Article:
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From the Mouth of the Sun - Woven Tide

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Artist: From the Mouth of the Sun

Album: Woven Tide

Label: Experimedia

Review date: May. 16, 2012

When deconstructing Woven Tide, the debut album by the newly formed duo From the Mouth of the Sun, the notion of melancholia seems a good place to start. Once the dust clears from the opening seconds of the first track, “The Crossing,” the album’s skulking in the depths of melancholia becomes hard to overlook. Dag Rosenqvist and Aaron Martin are the two behind the music, but it is Martin — specifically his contribution of elegiac cello strings and piano — who takes the sound into those introspective realms that so transparently tug on our heart strings.

Yes, much is worked in similar impressionistic fashion to acts like A Winged Victory for the Sullen, or Kyle Bobby Dunn, whose takes on 21st Century Classical — as spare as they may be — employ much in the sphere of melancholia. Woven Tide is in many ways aligned with material by these acts, but its neo-classical approach breaks a few of the unwritten rules — namely, its blending of processed and unprocessed sound in making something beautiful and abrasive.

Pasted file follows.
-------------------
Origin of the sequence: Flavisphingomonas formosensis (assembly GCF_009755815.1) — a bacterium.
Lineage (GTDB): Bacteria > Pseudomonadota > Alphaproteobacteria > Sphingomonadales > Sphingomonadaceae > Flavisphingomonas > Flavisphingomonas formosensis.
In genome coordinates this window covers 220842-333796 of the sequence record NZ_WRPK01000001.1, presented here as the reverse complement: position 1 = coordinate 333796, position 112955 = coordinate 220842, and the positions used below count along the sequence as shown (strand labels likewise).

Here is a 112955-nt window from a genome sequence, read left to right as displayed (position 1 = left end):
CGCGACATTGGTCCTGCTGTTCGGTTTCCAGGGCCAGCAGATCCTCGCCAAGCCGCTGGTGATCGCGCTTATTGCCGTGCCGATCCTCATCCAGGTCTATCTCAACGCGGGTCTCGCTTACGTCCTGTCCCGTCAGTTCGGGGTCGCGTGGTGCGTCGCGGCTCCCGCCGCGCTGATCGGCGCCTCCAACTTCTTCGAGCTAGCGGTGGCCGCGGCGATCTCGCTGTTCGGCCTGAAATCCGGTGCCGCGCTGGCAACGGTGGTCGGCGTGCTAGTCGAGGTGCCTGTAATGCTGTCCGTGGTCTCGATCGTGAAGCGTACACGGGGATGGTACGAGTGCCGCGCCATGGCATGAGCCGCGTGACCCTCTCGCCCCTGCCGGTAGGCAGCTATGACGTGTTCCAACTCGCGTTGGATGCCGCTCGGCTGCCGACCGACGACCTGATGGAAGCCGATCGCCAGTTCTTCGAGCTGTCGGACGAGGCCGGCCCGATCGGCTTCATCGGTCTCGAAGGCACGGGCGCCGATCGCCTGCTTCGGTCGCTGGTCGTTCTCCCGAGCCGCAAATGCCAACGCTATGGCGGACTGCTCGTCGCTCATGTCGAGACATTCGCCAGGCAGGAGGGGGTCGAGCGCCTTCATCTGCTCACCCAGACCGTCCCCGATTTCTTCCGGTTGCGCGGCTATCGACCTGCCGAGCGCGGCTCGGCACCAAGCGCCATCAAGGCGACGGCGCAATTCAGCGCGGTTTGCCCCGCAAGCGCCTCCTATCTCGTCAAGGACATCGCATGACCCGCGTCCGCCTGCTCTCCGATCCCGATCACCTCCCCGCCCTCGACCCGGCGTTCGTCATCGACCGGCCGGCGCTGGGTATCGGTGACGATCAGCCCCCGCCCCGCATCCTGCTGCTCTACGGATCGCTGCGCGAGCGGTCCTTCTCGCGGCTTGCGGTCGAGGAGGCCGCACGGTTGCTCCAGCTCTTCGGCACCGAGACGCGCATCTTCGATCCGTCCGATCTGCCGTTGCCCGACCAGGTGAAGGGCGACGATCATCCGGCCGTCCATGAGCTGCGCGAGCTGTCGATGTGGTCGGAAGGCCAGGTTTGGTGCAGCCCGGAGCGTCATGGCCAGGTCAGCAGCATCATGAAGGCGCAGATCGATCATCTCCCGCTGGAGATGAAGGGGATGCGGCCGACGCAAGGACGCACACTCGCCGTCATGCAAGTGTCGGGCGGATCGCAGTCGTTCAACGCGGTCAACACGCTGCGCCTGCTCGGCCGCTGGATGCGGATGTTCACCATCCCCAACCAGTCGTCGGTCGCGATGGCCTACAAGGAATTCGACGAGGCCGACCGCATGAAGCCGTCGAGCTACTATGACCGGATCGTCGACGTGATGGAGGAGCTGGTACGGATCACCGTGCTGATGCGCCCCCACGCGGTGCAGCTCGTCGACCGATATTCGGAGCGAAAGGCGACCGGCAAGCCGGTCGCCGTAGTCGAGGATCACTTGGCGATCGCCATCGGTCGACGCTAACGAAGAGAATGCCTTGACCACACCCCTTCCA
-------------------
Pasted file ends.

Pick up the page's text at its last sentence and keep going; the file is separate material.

What is rewarding then, in musing over melancholia as the focal point here, is the eventual realization of the notion’s delineative shortcomings. Acclimatizing to Woven Tide is grasping the work’s transcendence beyond dreariness and sadness, or any of the other lowest common denominators that melancholia stands to represent.

Melancholia, musically speaking, is a language, and there is a compositional eloquence that Martin and Rosenqvist strike through their collaborative communication; their sound, as a result, attains a pensive elegance in arcing movements that flow toward crescendos of elliptical cello tones and swirling granular noise. Judging from Rosenqvist’s previous work as Jasper TX, it’s likely his contributions added much in the way of grittiness on Woven Tide. At times, the source material is blurred beyond recognition, while at other times, enough of the original acoustic property is retained, revealing the rasp of guitar strings, or the crackle of a vinyl record.

These lucid moments, like that in the opening of the ambitious “A Season in Waters” — where the buzzing of e-bowed strings surface over a roiling bed of ambience — ground the listening experience in a kind of amorphous familiarity. The familiarity is brief, but it’s enough to let one break from the clutches of melancholia, to hear what’s stirring beneath.

By Adrian Dziewanski

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